In 2006, an Iceland-based outfit called The Sunshine Press launched the website WikiLeaks.org. As run by Australian Internet activist Julian Assange, the site's mandate involved regularly publishing top-secret documents and covert information, often regarding governments and their respective military operations". As might be expected, this set off a firestorm between those who admired the organization's bravado and resourcefulness, and those who argued, not unjustly, that the dissemination of data regarding such events as the U.S. war in Afghanistan could put untold numbers of lives at risk. In We Steal Secrets, Gibney relays the story of the WikiLeaks website from the inside, and moves beyond black and white to penetrate a complex network of activity guided by courage and idealism but also allegedly guilty of ethical insensitivity and hypocrisy. Acclaimed documentarian Alex Gibney (Enron: The Smartest Guys in the Room) takes the reins for this no-holds-barred look at one of the most unusual phenomena of early 21st century media.
the rise and fall of a tech industry prodigy. Interviews with his friends and loved ones paint a portrait of Swartz as a martyr of freedom of information and hail his fight for the public's right to access tax-funded academic and scientific research, culminating in a personally devastating two-year Federal lawsuit." An avid researcher who had previously accessed otherwise private databases, Swartz, acting "in the grand tradition of civil disobedience to declare... opposition to this private theft of public culture" used MIT computers to access tax-funded research that would otherwise be held privately by for-profit publishers, an incident many viewers may remember from national headlines just a few year ago. Though neither MIT nor the digital repository Swartz accessed pressed charges, a US Attorney stepped in and filed a 13-count felony charge against Swartz, threatening him with over $1 million in fines and up to 35 years of jail time. Despite the defense of his peers, these events launched Swartz into a two-year long downward spiral of withdrawal and depression. Aaron Swartz's untimely death at the age of 26.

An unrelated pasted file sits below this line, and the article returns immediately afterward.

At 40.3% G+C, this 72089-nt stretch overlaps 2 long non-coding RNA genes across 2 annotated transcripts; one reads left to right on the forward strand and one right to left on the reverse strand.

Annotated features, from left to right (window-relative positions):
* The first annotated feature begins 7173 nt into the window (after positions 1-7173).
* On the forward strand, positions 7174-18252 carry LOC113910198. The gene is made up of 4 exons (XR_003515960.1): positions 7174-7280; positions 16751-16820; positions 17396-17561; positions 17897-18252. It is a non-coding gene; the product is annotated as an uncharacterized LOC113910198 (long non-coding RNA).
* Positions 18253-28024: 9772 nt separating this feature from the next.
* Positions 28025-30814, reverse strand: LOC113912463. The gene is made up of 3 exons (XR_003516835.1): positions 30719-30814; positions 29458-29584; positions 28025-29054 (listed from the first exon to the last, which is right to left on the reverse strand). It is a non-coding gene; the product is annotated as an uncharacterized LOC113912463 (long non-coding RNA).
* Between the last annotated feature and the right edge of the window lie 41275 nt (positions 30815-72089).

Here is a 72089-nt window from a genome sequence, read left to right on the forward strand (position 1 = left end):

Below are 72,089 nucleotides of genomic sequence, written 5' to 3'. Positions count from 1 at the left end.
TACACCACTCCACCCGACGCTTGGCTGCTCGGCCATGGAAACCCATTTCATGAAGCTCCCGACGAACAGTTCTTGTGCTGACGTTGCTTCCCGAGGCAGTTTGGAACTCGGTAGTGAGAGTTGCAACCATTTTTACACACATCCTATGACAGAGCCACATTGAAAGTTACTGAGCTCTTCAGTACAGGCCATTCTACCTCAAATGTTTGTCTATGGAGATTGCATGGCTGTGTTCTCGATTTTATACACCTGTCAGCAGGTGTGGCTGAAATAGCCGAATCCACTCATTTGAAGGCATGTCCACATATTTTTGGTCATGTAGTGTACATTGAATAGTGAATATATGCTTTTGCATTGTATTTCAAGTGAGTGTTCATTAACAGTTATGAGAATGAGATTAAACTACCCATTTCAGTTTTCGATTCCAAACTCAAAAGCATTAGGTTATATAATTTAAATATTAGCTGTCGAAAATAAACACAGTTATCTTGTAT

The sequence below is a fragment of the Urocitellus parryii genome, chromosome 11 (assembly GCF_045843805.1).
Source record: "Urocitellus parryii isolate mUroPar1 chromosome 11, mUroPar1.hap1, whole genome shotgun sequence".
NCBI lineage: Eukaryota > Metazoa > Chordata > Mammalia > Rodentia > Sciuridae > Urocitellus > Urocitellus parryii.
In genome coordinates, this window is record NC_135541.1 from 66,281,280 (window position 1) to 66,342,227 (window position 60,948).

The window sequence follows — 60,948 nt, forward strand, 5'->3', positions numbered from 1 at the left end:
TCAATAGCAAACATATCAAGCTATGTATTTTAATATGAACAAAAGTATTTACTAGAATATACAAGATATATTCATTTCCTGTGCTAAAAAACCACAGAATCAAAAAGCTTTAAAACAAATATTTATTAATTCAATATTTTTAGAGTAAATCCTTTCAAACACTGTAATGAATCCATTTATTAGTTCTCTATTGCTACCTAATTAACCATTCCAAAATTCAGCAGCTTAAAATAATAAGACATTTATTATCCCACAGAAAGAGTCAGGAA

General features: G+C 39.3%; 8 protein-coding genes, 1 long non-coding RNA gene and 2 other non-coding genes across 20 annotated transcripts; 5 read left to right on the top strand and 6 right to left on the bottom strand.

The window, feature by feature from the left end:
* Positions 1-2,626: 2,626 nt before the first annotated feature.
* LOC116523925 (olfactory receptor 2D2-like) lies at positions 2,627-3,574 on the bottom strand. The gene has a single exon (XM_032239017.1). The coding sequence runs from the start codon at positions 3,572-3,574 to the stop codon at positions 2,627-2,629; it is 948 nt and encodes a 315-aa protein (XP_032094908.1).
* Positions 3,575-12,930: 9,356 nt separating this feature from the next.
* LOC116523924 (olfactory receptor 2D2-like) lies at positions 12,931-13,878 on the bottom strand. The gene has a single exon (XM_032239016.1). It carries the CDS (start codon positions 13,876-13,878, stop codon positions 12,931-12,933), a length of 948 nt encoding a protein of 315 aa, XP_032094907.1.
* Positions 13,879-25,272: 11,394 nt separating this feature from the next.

Between 1850 and 1950, three cataclysmic revolutions shook China to the core, but out of them, today's China emerged. The film begins in Canton with the meeting of a US missionary and a Chinese student. Inspired by the Christian story and calling himself God's second son, Hong unleashed the bloodiest war of the 19th century, the Taiping Rebellion. As imperial China weakened, foreign influence grew. Treaty ports expanded, bringing growth and wealth, trams, railways and western sensibilities. But this provoked another surge of violence, the Boxer Rebellion, an attack against the foreigners, which was crushed by those same foreigners, who extorted a huge indemnity - $60 billion in today's money. Then in 1912, the empire fell, and many groups contested China's future. In World War I, China sent 100,000 men to the western front, only to be humiliated at Versailles when German colonies in China were handed to Japan. Between the two world wars, the disparity between rich and poor, city and countryside increased. We visit Hong Kong's Peninsular Hotel in the jazz age and then follow Mao on the Long March to Yan'an, the heartland of revolution. World War II came to China two years earlier than it did in the west. Wood talks to a survivor of the Japanese massacre of Nanjing in 1937 and then charts the triumph of the communists, before ending the story with Mao's death and the boom time of the last 30 years. The series ends with the warmth of the Chinese family and, at Beijing's Altar of Heaven, a final haunting glimpse of eternal China.
Category:History Duration:59:00 Series: The Story of China
The inside story of how a small band of fanatical jihadi fighters became the world's richest terror army ever. Featuring the first major TV interview with an imprisoned senior leader of the self-proclamed Islamic State, Peter Taylor looks behind its medieval savagery and investigates how it became so fabulously rich and resilient.
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